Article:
• The amendment says that from April 1962 onwards, for any capital gain arising out of a transaction even if it is international, the entities will have to pay the capital gains tax if the underlying assets of that particular transaction are located in India.
  • The Act was passed by Parliament that year and the onus to pay the taxes fell back on Vodafone. The case had by then become infamous as the ‘retrospective taxation case’.

The Taxation Laws (Amendment) Bill, 2021:

  • The Taxation Laws (Amendment) Bill, 2021 was introduced in Lok Sabha by the Minister of Finance, Ms. Nirmala Sitharaman, on August 5, 2021.  The Bill amends the Income Tax Act, 1961 (IT Act) and the Finance Act, 2012.  
  • The 2012 Act had amended the IT Act to impose tax liability on the income earned from the sale of shares of a foreign company on a retrospective basis (i.e., also applicable to the transactions done before May 28, 2012). The Bill proposes to nullify this retrospective basis for taxation. 

Long-awaited decision:

  • There were 17 cases for which retrospective taxation was applied for transactions prior to 2012.
  • Out of these, two (Vodafone and Cairn) went to the court where they stayed. The claims couldn’t be pursued further. 
  • The then Finance Minister Arun Jaitley promised that the current cases of retrospective taxation will be allowed to reach a logical conclusion.
  • Now, the cases have reached their conclusion. The suspense has ended with this amendment over the government’s approach to retrospective taxation cases.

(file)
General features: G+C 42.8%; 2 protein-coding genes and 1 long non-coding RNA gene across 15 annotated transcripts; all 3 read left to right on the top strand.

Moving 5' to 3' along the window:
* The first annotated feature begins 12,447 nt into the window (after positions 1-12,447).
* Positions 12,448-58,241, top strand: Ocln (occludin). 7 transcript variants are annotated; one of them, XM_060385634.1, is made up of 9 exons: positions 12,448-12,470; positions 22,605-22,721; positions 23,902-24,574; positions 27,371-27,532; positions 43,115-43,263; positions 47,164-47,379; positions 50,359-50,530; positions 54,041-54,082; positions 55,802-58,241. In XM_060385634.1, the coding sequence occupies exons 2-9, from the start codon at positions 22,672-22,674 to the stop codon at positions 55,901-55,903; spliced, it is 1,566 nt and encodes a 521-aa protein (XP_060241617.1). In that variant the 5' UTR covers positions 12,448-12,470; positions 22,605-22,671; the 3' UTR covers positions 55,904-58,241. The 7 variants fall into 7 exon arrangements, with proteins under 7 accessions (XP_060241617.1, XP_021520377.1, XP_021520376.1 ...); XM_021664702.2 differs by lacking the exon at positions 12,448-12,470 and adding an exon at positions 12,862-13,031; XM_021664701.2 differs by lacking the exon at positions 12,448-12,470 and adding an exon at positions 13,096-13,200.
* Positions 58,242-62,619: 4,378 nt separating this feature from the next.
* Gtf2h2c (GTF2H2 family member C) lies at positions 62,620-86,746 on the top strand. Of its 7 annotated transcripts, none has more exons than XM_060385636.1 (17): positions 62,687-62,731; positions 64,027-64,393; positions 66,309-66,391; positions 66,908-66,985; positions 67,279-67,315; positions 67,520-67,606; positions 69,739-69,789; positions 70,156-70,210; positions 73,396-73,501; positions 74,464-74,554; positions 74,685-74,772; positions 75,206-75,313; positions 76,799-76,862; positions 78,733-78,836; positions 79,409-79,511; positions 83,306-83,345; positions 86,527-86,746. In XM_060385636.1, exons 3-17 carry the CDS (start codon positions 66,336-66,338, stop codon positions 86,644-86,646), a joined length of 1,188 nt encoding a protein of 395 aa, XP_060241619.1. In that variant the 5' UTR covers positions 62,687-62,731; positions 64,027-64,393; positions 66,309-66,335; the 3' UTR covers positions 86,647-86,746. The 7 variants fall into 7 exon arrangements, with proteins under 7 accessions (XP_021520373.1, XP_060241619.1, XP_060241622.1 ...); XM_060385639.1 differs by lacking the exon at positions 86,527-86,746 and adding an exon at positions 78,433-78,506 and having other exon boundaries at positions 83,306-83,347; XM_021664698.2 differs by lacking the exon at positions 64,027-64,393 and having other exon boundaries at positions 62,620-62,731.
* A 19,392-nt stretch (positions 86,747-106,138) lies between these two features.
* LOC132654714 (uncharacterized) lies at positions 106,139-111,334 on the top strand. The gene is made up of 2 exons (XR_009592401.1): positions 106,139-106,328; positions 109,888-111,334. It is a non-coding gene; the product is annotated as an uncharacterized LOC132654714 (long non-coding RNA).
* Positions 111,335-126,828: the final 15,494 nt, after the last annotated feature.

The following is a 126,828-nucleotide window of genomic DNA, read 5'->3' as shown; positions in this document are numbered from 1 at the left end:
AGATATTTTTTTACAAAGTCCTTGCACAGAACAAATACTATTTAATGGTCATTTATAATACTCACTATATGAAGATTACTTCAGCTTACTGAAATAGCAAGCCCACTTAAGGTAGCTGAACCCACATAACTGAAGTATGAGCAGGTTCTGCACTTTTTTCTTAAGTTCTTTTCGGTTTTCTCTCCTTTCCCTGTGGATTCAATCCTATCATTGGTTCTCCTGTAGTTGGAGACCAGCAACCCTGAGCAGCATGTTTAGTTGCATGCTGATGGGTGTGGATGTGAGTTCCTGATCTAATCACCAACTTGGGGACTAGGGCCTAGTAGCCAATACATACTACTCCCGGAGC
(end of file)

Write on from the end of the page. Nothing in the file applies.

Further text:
Also read: Cairn Tax Dispute

Conditions required under the Amendment:

  • The Bill proposes to nullify this tax liability imposed on such persons provided they fulfil certain conditions.  These conditions are:
    • If the person has filed an appeal or petition in this regard, it must be withdrawn or the person must submit an undertaking to withdraw it,
    • if the person has initiated or given notice for any arbitration, conciliation, or mediation proceedings in this regard, the notices or claims under such proceedings must be withdrawn or the person must submit an undertaking to withdraw them,
    • the person must submit an undertaking to waive the right to seek or pursue any remedy or claim in this regard, which may otherwise be available under any law in force or any bilateral agreement, and
    • other conditions, as may be prescribed.
  • The Bill provides that if a concerned person fulfils the above conditions, all assessment or reassessment orders issued in relation to such tax liability will be deemed to have never been issued.  Further, if a person becomes eligible for a refund after fulfilling these conditions, the amount will be refunded to him, without any interest.

Key Benefits of the Taxation Amendment Laws:

  • Will instil foreign as well as domestic investors with confidence in the Indian economy.
  • Will spur companies that are at the cusp of deciding their investments into investing in India.
  • Will avoid unnecessary litigation and save time and costs for the government.
  • Will boost the policy of the government to have a predictable tax regime.
  • Will provide impetus to the country’s goal of becoming a $5 trillion economy.
  • Will improve the credibility of industries and also enhance the confidence of people in the commitments of the government.

Conclusion:

The government should be watchful about the successful and timely implementation of the law because this is an opportunity to address some stressed sectors such as the telecom sector and the oil exploration sector. This amendment will attract investments into the country.

Read all the RSTV articles in the link.